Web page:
Other than the beautiful and expensive Marimekko fabric, and the usual stuff at Ikea, I haven’t run into much in terms of fabric/yarn/craft stores in the Turku City center. Some quick internet searching doesn’t turn up much either, but I did come across Jätti-Rätti online, which I think translates to Giant Tatters or something like that. It was about a 10-15 minute bike ride from my apartment, but on a bus line as well. I didn’t know what to expect based on the website, and the street and building had an unassuming light industrial/warehouse feel. Don’t be fooled! This place was amazing! Not tons in the way of quilt fabric, the emphasis here was more on apparel and home dec fabrics, but they have a little bit of everything, including notions and materials for rug making.
Trying to get in a little more local sightseeing while the weather is still nice. Turku is small, and most travel sites about Finland focus only on Helsinki (or northern lights trips up north). Tim and I haven’t really hit the museums yet, but wandering around new neighborhoods and visiting churches has proven to be a really lovely way to spend the afternoon.
And let me tell you that St. Michaels is one of my new favorites. It isn’t super old, it was completed in 1905 and the neighborhood around it is all busy streets and really unremarkable buildings. But approaching the church is pretty dramatic. The church rises up on a grassy hill, completely dominating its own block. The exterior is striking, with huge spires and giant pointy gothic revival arches and windows. Getting a good picture of the whole thing is surprisingly difficult, especially with the busy streets and construction surrounding the block.
The Luostarinmäki Handicrafts Museum is just a short walk from the busy city center, but feels like another world once you step inside. The wooden cottages were built on this site in the late 1700s and early 1800s as work and living spaces. The Great Fire of Turku in 1827 devastated 75% of the city, including the historic downtown but the Luostarinmäki site and cottages were spared.
Friday afternoon a research assistant at the University suggested we all go to Flowpark Turku for some end-of-the-week fun. This small park is tucked between a busy road and a shopping mall but never felt like you were in the middle of the city once you were there.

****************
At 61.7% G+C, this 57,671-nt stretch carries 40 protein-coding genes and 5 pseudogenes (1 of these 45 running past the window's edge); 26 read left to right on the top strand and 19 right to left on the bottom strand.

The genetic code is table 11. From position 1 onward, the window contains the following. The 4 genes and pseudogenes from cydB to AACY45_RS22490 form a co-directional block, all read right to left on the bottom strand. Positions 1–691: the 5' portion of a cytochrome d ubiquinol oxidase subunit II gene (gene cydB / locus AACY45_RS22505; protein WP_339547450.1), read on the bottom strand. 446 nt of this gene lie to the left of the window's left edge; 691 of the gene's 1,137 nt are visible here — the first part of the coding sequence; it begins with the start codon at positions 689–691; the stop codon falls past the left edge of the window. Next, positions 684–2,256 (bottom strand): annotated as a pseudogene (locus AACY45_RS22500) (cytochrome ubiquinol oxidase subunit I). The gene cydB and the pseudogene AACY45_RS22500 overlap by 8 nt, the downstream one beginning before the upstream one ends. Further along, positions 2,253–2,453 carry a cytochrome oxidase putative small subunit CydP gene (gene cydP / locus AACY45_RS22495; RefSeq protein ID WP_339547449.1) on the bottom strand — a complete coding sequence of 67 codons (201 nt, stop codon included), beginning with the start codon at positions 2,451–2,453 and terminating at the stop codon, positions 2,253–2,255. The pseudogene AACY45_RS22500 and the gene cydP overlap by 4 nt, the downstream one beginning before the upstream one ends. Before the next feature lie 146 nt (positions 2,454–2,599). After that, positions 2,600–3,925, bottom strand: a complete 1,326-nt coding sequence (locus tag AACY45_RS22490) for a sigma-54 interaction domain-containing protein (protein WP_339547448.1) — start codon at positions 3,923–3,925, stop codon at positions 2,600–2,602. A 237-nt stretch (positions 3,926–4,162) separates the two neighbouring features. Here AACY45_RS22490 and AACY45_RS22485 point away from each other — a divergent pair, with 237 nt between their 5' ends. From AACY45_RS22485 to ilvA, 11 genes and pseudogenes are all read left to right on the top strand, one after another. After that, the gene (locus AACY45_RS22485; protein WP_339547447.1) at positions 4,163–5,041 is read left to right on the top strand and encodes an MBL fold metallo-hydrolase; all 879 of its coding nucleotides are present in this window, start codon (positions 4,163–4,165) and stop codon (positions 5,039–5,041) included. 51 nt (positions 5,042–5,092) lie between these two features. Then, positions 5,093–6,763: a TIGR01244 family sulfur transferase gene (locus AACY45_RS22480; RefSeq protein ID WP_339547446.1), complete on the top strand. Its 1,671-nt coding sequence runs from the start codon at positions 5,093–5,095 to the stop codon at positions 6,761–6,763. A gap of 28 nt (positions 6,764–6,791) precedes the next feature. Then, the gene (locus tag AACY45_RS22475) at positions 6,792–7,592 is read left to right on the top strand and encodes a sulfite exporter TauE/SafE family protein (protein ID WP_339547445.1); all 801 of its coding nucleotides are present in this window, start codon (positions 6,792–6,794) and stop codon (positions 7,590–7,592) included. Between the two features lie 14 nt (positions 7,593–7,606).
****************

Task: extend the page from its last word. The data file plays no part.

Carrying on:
The concept is that you sign a waiver, put on a harness and helmet (provided of course), get a few minutes of instruction on your carabiners and how to always be attached to something, have a brief test with a staff person and then are let loose in the park. Climbing routes were marked with difficulty levels and you could pick wherever you wanted to go without waiting for a group or further instruction which was really nice. It helped that it wasn’t too busy – so no waiting for routes to open up and no one waiting for you to finish an obstacle.
The research group that Tim is working for at the University scheduled an all day conference on a cruise. Turns out that it is as cost effective as reserving another space and ordering in catering for two meals, teas and snacks for five people. I joined as a possible future member of the research team and was introduced to the project.
We left the Turku harbor at 8:15 in the morning on the ship above. Maaaaybe 50 people were on the ship, so it seemed pretty empty. We had buffet breakfast, took a quick tour of the ship and settled into one of the conference rooms downstairs. Turns out watching islands float past is pretty conducive to a productive meeting. What a beautiful place to get inspired by!
When I was using Google maps to figure out my river running route, I was zooming around and saw something labeled kirkko, which is one of the few Finnish words I recognize. I did a quick search, thinking it was nothing special and realized that I found a church that was built in the 15th century. In North America, buildings dating from the late 18th century are considered old, so I am constantly impressed by the age of things in Europe.
This would be a bit of a hike from the city center on foot, but surely there is a bus route in that direction. I have just pumped up the tires on the bike that was left to us by our landlords, and I knew that it would be easy to get to – just off my regular running trail, maybe a 15 minute ride.